When 16-year-old Maeve discovers a deck of tarot cards stashed with a mixtape of moody indie music from 1990, she starts giving readings for her classmates at her all-girls private school. Though her shame over dumping her strange friend Lily during an attempt to climb the social ladder at St. Bernadette’s is still palpable, it doesn’t stop her from trying to use the tarot in her favor to further this goal. However, after speaking harsh words to Lily during a reading, Maeve is horrified when her former friend later disappears. As she struggles to understand the forces at play within her, classmate Fiona proves to be just the friend Maeve needs. Detailed, interesting characters carry this contemporary story of competing energy and curses. Woven delicately throughout are chillingly eerie depictions of the Housekeeper, a figure who shows up on an extra card in the deck, echoing the White Lady legend from Irish folklore. Even more disturbing is an organization of young people led by a homophobic but charismatic figurehead intent on provoking backlash against Ireland’s recent civil rights victories. Most characters are White; Fiona is biracial, with a Filipina mother and White Irish father. Roe, Maeve’s love interest and Lily’s sibling, is a bisexual, genderqueer person who is a target for intolerance in their small city of Kilbeg.

An immersive tale of brave, vulnerable teens facing threats both real and fantastic. (Paranormal. 14-18)

Pub Date: June 8, 2021

ISBN: 978-1-5362-1394-2

Page Count: 384

Publisher: Walker US/Candlewick

Review Posted Online: Dec. 10, 2020

Kirkus Reviews Issue: Jan. 1, 2021

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Wrought with admirable skill—the emptiness and menace underlying this Utopia emerge step by inexorable step: a richly...


From the Giver Quartet series , Vol. 1

In a radical departure from her realistic fiction and comic chronicles of Anastasia, Lowry creates a chilling, tightly controlled future society where all controversy, pain, and choice have been expunged, each childhood year has its privileges and responsibilities, and family members are selected for compatibility.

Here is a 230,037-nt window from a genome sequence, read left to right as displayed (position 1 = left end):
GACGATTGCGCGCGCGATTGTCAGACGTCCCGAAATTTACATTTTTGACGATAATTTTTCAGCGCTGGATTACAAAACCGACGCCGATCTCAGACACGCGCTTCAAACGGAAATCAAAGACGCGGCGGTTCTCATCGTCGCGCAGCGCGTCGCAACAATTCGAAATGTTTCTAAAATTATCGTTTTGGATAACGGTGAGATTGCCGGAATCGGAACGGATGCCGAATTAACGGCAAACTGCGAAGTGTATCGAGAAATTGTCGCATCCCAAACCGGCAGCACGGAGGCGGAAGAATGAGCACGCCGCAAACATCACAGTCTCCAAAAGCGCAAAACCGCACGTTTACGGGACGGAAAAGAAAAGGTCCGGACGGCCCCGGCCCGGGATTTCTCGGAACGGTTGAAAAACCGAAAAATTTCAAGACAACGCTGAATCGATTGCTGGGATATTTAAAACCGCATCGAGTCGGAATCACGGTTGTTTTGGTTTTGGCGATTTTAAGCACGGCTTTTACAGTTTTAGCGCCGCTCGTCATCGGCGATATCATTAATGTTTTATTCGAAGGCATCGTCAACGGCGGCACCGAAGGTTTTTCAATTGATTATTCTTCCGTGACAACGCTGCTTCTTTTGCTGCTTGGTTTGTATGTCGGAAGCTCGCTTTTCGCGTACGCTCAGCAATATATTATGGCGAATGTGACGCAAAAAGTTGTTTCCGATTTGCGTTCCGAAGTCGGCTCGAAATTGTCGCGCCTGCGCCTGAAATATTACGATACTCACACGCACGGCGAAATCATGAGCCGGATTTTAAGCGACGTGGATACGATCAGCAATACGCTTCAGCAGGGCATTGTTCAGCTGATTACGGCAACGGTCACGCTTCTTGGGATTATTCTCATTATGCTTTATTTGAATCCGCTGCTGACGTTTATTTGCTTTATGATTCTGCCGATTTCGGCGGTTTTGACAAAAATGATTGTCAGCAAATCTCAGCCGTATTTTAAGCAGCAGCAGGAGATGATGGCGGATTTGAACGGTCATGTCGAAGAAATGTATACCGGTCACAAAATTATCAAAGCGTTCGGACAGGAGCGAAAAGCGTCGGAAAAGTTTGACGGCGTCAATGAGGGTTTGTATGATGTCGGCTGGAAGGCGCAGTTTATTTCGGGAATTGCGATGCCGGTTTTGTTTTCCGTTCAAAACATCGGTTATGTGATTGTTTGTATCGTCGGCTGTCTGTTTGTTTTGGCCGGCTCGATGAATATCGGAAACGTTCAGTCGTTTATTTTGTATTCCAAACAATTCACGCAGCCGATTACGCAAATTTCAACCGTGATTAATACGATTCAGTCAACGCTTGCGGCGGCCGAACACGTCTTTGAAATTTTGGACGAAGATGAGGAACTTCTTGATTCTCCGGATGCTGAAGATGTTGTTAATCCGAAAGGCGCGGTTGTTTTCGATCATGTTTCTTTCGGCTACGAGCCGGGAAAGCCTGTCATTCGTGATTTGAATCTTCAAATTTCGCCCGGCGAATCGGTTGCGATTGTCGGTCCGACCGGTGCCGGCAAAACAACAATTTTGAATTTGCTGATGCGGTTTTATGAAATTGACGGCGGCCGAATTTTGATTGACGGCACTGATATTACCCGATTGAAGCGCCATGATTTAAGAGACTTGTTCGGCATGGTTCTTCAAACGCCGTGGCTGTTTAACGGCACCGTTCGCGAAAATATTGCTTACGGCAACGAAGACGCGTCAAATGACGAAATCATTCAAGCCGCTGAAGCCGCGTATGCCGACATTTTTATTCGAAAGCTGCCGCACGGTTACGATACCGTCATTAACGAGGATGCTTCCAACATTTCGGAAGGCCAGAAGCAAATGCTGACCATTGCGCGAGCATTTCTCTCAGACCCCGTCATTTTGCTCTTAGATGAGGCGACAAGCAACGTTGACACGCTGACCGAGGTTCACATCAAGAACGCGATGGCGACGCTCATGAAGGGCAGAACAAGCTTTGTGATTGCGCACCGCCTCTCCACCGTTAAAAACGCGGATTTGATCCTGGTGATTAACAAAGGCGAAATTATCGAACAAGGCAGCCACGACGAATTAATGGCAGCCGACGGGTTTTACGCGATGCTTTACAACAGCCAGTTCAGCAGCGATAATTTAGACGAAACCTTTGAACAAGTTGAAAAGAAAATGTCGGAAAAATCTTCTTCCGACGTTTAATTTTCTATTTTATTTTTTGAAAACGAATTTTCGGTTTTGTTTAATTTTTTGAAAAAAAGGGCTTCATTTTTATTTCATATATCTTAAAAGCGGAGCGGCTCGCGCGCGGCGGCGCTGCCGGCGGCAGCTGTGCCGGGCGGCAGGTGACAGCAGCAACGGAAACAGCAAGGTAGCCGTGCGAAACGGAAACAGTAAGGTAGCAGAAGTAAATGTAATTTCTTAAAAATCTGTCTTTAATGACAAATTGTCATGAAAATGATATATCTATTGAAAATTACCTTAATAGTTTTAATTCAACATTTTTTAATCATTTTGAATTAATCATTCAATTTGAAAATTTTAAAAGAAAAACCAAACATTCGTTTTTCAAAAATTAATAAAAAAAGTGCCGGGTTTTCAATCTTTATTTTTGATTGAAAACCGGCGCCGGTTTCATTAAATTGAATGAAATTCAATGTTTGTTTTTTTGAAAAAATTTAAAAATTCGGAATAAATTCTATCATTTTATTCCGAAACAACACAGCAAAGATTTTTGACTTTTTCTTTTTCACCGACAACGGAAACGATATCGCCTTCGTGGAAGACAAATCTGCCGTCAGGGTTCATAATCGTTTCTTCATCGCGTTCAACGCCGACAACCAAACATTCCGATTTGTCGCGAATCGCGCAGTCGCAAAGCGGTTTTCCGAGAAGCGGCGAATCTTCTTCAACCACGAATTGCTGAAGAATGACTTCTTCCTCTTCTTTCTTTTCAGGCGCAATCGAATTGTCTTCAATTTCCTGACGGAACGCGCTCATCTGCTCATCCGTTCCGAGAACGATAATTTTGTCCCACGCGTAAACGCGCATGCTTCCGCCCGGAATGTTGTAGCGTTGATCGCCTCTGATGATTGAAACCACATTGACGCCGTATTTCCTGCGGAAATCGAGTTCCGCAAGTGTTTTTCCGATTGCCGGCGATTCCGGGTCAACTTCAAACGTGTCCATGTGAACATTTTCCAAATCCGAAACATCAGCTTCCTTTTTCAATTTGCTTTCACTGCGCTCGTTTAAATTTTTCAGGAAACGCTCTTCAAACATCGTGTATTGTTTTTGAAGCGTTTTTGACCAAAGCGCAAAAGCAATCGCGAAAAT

As Jonas approaches the "Ceremony of Twelve," he wonders what his adult "Assignment" will be. Father, a "Nurturer," cares for "newchildren"; Mother works in the "Department of Justice"; but Jonas's admitted talents suggest no particular calling. In the event, he is named "Receiver," to replace an Elder with a unique function: holding the community's memories—painful, troubling, or prone to lead (like love) to disorder; the Elder ("The Giver") now begins to transfer these memories to Jonas. The process is deeply disturbing; for the first time, Jonas learns about ordinary things like color, the sun, snow, and mountains, as well as love, war, and death: the ceremony known as "release" is revealed to be murder. Horrified, Jonas plots escape to "Elsewhere," a step he believes will return the memories to all the people, but his timing is upset by a decision to release a newchild he has come to love. Ill-equipped, Jonas sets out with the baby on a desperate journey whose enigmatic conclusion resonates with allegory: Jonas may be a Christ figure, but the contrasts here with Christian symbols are also intriguing.

Wrought with admirable skill—the emptiness and menace underlying this Utopia emerge step by inexorable step: a richly provocative novel. (Fiction. 12-16)

Pub Date: April 1, 1993

ISBN: 978-0-395-64566-6

Page Count: 208

Publisher: Houghton Mifflin

Review Posted Online: May 20, 2010

Kirkus Reviews Issue: March 1, 1993